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Author and Research Identifiers

Introduction to various persistent identifiers in the scholarly communication ecosystem.

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Adrian Ho
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Persistent Identifiers for Authors and Research

A persistent identifier (PID) consists of a unique string of alphanumeric characters and serves as a reference link to a particular individual, object, or entity.  The U.S. Department of Energy has provided a good definition of it:

A PID is a digital identifier that is globally unique, persistent, machine resolvable, has an associated metadata schema, identifies an entity, and is frequently used to disambiguate between entities.

A study by Pew Research Center states that "38% of webpages that existed in 2013 are no longer accessible a decade later."  A PID is recorded with an international registry and is maintained on an ongoing basis to ensure that it remains valid as a reference link over time.  As such, it prevents the link rot problem and is widely adopted in the scholarly communication ecosystem to enable readers and researchers to find the referenced individual, object, or entity.  Common PIDs in scholarly communication include:

  • ORCID iD for researchers
  • DOI (digital object identifier)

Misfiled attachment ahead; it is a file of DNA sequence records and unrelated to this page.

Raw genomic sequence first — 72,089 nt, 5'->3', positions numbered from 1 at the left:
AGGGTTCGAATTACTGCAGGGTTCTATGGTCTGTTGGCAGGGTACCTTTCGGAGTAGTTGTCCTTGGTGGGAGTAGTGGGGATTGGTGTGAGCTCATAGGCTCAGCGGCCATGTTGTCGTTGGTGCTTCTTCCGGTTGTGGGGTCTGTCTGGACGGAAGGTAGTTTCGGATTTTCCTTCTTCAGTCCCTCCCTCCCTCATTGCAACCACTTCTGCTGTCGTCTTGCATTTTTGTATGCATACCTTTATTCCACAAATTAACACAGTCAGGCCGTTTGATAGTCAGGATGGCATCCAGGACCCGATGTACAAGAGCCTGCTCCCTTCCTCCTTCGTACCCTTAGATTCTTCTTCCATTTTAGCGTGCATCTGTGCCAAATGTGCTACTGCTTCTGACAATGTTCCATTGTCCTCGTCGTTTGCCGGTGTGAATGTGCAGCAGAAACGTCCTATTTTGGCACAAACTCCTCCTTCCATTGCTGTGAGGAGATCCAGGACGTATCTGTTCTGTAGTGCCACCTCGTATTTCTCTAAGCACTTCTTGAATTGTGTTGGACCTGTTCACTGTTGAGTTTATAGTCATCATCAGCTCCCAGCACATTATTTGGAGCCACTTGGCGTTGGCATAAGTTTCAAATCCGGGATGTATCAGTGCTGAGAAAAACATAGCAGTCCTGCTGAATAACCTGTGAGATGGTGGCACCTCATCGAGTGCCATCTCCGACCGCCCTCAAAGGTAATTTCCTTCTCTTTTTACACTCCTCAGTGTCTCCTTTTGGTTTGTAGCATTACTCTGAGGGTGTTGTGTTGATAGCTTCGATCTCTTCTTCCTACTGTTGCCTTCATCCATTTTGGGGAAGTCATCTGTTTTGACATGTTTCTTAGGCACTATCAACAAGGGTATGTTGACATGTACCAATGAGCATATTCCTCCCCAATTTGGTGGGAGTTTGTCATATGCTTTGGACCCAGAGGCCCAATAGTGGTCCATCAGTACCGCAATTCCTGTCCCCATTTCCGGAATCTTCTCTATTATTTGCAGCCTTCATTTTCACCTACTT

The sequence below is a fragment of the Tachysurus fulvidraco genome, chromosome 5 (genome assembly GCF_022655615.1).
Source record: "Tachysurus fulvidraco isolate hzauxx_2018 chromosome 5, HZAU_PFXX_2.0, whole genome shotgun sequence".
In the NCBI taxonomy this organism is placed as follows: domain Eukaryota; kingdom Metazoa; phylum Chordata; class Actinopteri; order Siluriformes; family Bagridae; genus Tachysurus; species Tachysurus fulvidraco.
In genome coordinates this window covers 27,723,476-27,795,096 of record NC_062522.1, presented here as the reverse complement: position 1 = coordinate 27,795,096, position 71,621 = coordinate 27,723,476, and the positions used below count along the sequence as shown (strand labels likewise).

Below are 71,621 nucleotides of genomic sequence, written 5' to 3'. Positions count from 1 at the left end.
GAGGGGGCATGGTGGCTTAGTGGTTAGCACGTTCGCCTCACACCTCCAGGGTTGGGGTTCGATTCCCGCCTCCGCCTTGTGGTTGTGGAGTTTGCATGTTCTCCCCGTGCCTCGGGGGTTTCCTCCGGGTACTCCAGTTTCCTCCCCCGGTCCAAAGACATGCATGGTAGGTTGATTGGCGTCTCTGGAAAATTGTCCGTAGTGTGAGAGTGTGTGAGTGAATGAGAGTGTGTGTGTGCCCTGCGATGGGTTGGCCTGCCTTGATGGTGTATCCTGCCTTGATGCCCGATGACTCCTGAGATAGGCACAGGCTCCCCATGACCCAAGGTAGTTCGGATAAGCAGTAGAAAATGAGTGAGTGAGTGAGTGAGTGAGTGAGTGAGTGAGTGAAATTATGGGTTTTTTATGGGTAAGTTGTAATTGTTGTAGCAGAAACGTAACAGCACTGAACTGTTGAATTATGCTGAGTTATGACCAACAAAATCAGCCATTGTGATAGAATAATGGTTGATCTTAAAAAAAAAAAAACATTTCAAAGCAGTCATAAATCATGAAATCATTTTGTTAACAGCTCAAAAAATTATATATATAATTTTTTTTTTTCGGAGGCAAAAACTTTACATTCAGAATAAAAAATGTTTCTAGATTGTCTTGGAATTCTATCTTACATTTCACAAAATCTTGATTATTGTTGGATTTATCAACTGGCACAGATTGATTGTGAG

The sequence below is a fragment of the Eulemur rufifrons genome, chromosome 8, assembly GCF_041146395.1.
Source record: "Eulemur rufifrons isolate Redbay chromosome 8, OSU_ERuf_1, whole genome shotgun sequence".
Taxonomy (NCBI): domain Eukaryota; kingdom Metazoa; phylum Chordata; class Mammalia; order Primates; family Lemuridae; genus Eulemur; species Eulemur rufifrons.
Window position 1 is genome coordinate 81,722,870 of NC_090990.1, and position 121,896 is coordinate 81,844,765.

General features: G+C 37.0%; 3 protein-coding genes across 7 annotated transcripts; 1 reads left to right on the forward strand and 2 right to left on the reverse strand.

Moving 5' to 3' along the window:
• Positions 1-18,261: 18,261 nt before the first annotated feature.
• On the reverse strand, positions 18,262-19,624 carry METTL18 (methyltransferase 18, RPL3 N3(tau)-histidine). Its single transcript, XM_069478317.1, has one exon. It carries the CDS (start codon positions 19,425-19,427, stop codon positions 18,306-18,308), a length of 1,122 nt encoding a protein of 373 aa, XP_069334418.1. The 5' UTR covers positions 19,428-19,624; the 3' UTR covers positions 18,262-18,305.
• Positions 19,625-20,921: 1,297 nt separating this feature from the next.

• ROR ID for research organizations
  • RRID (Research resource identifier)
  • RAiD (Research Activity Identifier)

In addition to functioning as a stable reference link, each PID is associated with an online record that holds a variety of descriptive information about the referenced individual, object, or entity.  Thus, it prevents ambiguity or confusion and is especially useful in reporting and identifying connections.  The image below illustrates how PIDs optimize scholarly communication in the research lifecycle.  The video at the bottom provides further information about PIDs.

This guide aims to provide an introduction to PIDs commonly used in scholarly communication.  If you have any questions, feel free to contact the Center for Digital Scholarship.

PID-optimised Research Lifecycle

"The PID-Optimised Research Lifecycle" by Josh Brown, Phill Jones, Alice Meadows, and Fiona Murphy is licensed under the Creative Commons Attribution 4.0 International License.